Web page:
In Albanian, “Si je?” means “How are you?” Public health researchers at the University of Hawaiʻi at Mānoa asked exactly that question of an innovative new health program in Albania. Their analysis shows how one country is making progress toward a goal of preventing chronic diseases like diabetes and heart disease on a national level. Their findings hold lessons for other locations, including Hawaiʻi.

A global effort is underway to prevent chronic diseases, rather than focus on treating people once they become ill. Toward this goal, the small European country of Albania launched an innovative health program in 2015, called “Si je?” which encourages middle-age adults to go to their local community health center every year for a free check-up. The program is aimed at shifting healthcare resources toward disease prevention through personal contact with primary healthcare providers.

“Right now, there is a growing understanding worldwide that in order for a nation to be healthy, it has to have a health system that aims to prevent chronic diseases, not just treat patients once they are sick,” said Tetine Sentell, lead author of the study and an associate professor with UH Mānoa Office of Public Health Studies in the Myron B. Thompson School of Social Work. “Our new study shows that the Si Je? program is working—it is building a culture of prevention and health in Albania.”

Study results and challenges

Researchers analyzed the screening database created from this program and conducted interviews with 15 health center directors. Results showed that about 270,000 people got a checkup during the program’s first year, which is more than a quarter of the number of people who were eligible. The program also successfully strengthened links between communities and health centers and had higher-than-expected participation rates in rural communities. As in Hawaiʻi, family members were important motivators to getting check-ups and screening.

But challenges remain. The researchers noted a need for greater participation among some groups. For example, men had lower participation than women.

Building a culture of prevention

The study found that Albania, like Hawaiʻi, seeks to build a culture of prevention that will reduce health inequities by increasing patient-centered relationships with clinicians and the healthcare system and by diversifying the primary healthcare workforce to meet community needs.

“Lessons can be learned by studying country-wide transformative programs such as Si Je? that extend far beyond Albania,” said Catherine M. Pirkle, assistant professor of public health and a co-author of the study.

“For example, the activities to reinforce community-clinical linkages resemble similar efforts in Hawaiʻi, which may help us here as we seek to strengthen the relationships and bridges between our primary care centers with the communities they serve,” Pirkle said.

The study was published online November 30 in Prevention Science and is a collaborative outcome from Sentell’s Fulbright Specialist program stay in Tirana, Albania in January 2017.

As women age, their ability to get around affects their quality of life. A new study shows that older women’s physical functioning declines more rapidly if they develop urinary incontinence, according to public health researchers at the University of Hawaiʻi at Mānoa.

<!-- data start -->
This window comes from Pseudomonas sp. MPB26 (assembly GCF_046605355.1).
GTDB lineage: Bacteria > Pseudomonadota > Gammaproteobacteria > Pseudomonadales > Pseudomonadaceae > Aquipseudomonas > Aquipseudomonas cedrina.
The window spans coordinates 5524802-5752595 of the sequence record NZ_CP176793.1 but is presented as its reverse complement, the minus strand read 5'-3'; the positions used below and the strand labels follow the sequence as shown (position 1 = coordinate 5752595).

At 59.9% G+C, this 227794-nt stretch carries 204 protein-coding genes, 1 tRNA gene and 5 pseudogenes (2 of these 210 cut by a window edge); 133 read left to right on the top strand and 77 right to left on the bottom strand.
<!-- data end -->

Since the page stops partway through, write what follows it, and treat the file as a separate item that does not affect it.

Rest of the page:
Catherine Pirkle and Yan Yan Wu, both assistant professors in the Office of Public Health Studies in the Myron B. Thompson School of Social Work, collaborated with researchers in Brazil, Colombia and Canada to recruit approximately 900 women in their sixties and seventies from those three countries plus Albania. About 25 percent of women over age 60 experience urinary incontinence.

Study participants completed a short test of physical functioning, which included measuring the speed of their usual walking pace, checking their balance and testing how fast they could stand up from a chair. The women also completed a questionnaire about their health, which included a query about whether they had experienced any leakage of urine in the past week. After two years, the women repeated the physical functioning test.

Pirkle said the researchers were surprised by how much physical function had decreased over a two-year period in women who had reported experiencing urine leakage at the study’s start.

“The loss of physical function in this group was quite large and happened very rapidly,” said Pirkle. “We know that, as women age, they tend to experience more functional limitations and disability than men do. But the reasons for this gender gap are not clear.”

Cycle of incontinence and decreasing physical activity

Wu said one supposition is that women who experience incontinence start to engage in less physical activity out of fear of losing urine. This could lead to a vicious cycle, as a reduction in physical activity leads to worsening incontinence and overall health.

But it’s possible that other factors, such as giving birth to many children, may contribute to both urinary incontinence and a physical performance decline. Pirkle and Wu said the next step for the research team is to look at whether women’s reproductive lives, such as the number of children they have and their history of gynecological or obstetric problems, influence their risk of incontinence, as well as other health outcomes of importance to older women.

The study was published in the September 2018 Journal of Aging and Health. Pirkle and Wu’s collaborators on the study include Luana Caroline de Assunção Cortez Corrêa and Saionara Maria Aires da Câmara of the Federal University of Rio Grande do Norte in Brazil; Afshin Vafaei of Lakehead University in Canada; and Carmen-Lucia Curcio of Universidad de Caldas in Colombia.

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